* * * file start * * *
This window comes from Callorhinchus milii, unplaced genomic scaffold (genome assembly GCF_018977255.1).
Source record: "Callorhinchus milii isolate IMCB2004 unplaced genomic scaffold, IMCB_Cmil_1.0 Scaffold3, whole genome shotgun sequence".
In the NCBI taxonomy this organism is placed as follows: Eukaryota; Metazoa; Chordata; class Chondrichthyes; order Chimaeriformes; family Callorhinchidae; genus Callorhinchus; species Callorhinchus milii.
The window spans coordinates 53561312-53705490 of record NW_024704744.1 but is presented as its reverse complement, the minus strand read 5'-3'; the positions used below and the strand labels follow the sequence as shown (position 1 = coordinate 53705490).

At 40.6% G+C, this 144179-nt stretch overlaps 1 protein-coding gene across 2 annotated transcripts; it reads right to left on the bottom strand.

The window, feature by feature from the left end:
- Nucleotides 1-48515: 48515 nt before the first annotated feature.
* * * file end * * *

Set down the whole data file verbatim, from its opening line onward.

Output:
This window comes from Callorhinchus milii, unplaced genomic scaffold (genome assembly GCF_018977255.1).
Source record: "Callorhinchus milii isolate IMCB2004 unplaced genomic scaffold, IMCB_Cmil_1.0 Scaffold3, whole genome shotgun sequence".
In the NCBI taxonomy this organism is placed as follows: Eukaryota; Metazoa; Chordata; class Chondrichthyes; order Chimaeriformes; family Callorhinchidae; genus Callorhinchus; species Callorhinchus milii.
The window spans coordinates 53561312-53705490 of record NW_024704744.1 but is presented as its reverse complement, the minus strand read 5'-3'; the positions used below and the strand labels follow the sequence as shown (position 1 = coordinate 53705490).

At 40.6% G+C, this 144179-nt stretch overlaps 1 protein-coding gene across 2 annotated transcripts; it reads right to left on the bottom strand.

The window, feature by feature from the left end:
- Nucleotides 1-48515: 48515 nt before the first annotated feature.